I am a midday, as opposed to a morning or a night person. It takes me a while to get going in the morning, and I am happiest when in bed by 10.00.
I like to ease into the morning slowly, in silence, and darkness, which is not entirely compatible with family living. Spouses rise early for work, and young children often wake well before you would like them to. Because David has the peculiar habit of getting readying with the lights on, I have been known to stumble into the brightly lit bathroom like a wounded lemur, covering my eyes and grunting while he shaves and tries to chat me up.
My favorite part of the morning is the 30 minutes I spend alone with a cup of coffee, reading Andrew Sullivan or the newspaper. For years now, I've tried to be downstairs by 6.30 so I have 30 minutes to myself before the children wake. That this only happens one out of five mornings is besides the point; it is the sacred ideal to which I aspire.
Sarah started middle school this year, which begins at an uncivilized 7.50am. Never mind that getting up early is difficult for a child who prefers sleeping until 10, and who tried, admirably but without success, to get in the habit of waking early during the week prior to the start of school. My point is that this new routine has completely upended my morning ritual. Sarah's bus comes at 7.23, and so when I come downstairs she is already in the kitchen preparing her lunch. It is rude not to acknowledge one's children, and so I must say things like, good morning, how did you sleep, and you look very pretty today.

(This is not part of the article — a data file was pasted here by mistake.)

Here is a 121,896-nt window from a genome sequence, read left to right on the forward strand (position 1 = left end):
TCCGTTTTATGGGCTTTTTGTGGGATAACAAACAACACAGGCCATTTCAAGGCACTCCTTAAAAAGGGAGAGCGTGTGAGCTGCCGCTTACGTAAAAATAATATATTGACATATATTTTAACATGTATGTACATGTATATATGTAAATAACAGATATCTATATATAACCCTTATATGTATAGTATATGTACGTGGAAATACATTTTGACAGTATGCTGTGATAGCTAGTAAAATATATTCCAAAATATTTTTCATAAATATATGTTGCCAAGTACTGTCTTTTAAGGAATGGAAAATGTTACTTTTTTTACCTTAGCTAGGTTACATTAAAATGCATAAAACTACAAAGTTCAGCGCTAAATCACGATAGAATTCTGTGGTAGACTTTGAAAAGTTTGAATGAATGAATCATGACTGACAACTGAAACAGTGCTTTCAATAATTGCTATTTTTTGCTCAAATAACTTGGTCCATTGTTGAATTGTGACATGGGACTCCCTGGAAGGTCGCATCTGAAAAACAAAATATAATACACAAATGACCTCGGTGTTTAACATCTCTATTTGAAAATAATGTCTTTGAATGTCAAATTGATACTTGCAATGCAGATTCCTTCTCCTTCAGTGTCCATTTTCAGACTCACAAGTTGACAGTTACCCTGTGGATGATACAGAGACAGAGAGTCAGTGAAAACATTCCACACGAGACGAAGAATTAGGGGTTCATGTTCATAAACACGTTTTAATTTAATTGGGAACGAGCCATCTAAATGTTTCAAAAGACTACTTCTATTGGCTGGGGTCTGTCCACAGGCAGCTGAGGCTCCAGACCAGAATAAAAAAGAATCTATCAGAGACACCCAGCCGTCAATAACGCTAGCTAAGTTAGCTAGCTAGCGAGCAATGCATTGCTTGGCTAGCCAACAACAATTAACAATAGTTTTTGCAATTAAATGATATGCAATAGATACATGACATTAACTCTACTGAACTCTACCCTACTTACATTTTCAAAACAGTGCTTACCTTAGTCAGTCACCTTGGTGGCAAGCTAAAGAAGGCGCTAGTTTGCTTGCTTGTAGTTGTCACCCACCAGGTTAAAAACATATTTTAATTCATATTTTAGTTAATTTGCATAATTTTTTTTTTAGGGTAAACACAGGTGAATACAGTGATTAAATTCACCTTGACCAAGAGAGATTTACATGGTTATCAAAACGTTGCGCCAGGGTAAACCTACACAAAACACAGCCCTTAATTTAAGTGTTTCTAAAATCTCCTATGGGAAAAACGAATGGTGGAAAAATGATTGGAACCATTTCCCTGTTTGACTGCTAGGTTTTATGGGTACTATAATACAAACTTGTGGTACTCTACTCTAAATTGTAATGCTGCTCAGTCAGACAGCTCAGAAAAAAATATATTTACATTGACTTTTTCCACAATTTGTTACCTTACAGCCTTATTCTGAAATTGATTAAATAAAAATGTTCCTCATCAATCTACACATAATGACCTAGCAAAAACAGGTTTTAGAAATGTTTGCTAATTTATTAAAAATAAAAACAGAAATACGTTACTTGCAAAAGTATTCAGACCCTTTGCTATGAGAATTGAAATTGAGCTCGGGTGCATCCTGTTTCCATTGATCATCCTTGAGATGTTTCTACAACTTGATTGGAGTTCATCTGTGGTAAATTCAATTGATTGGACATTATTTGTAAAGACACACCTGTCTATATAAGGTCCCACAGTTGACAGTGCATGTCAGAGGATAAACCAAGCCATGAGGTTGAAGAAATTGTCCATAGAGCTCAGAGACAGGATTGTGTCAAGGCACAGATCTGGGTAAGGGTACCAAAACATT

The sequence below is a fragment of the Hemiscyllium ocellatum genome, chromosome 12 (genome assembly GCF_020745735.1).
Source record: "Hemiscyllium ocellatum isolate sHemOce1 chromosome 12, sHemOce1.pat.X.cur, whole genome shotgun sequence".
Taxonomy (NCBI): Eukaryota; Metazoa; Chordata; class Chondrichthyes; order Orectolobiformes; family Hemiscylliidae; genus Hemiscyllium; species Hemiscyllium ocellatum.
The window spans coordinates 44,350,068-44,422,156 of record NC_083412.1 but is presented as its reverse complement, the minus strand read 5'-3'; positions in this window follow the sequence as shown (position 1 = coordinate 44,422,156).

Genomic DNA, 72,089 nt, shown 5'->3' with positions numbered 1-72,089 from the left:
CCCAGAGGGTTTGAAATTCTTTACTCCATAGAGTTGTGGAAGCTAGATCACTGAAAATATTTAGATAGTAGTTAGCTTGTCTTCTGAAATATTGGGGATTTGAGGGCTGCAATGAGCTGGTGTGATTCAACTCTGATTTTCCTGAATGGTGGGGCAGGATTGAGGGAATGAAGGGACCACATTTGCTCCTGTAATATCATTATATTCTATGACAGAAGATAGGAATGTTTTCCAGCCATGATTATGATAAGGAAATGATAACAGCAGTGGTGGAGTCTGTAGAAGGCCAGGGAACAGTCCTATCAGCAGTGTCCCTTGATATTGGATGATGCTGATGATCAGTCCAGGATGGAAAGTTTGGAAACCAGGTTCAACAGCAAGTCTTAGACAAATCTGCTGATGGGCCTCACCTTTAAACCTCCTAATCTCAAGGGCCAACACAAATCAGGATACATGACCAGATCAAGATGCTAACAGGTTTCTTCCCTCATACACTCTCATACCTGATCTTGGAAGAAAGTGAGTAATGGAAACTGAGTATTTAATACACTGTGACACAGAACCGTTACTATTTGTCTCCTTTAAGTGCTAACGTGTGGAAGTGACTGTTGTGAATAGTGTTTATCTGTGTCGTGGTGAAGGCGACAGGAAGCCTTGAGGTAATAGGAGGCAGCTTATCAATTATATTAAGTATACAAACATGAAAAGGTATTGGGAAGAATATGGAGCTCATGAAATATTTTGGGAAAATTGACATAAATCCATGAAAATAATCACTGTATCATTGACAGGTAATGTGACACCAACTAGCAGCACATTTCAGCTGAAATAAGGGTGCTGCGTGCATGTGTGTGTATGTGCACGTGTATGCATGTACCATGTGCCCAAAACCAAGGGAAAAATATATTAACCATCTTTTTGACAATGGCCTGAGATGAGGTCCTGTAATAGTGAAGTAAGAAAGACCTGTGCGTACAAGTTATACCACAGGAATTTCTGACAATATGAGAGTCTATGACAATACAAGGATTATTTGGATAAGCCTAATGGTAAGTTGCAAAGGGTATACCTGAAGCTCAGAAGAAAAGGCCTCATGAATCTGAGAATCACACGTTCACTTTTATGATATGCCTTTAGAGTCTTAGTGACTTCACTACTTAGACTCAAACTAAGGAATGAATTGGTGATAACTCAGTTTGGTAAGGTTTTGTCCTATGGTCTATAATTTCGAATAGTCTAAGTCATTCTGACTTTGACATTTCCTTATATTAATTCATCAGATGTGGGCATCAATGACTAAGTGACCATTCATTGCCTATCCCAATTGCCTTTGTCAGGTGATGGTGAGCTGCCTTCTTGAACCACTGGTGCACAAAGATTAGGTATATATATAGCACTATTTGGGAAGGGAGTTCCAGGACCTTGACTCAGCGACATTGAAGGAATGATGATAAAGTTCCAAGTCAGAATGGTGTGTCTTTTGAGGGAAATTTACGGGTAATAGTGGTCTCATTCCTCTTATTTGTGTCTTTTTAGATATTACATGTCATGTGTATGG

By the time my coffee is ready she is sitting down for breakfast, and I feel boorish retreating to the living room and leaving her to eat alone. And so I join her at the table. But then, there is laundry to do, and a dishwasher to empty, and I wind up sitting for only a few minutes before I am compelled to do some work, periodically stopping for a sip of coffee.
After a week of this, I decided that if David is in the kitchen it would be alright to retreat to the living room. And so I settled in the my chair in the dark living room, triggering the ass sensor, at which point Sacha appeared at the bottom of the stairs, warm, tousled, and smelling of sleep, wearing nothing but his briefs, demanding to snuggle. A mother is powerless to refuse. But instead of abandoning myself to Sacha, I tried to continue to read over one shoulder and drink my coffee over the other. Which is how I wound up reading roughly 150 words in a coffee-dampened robe.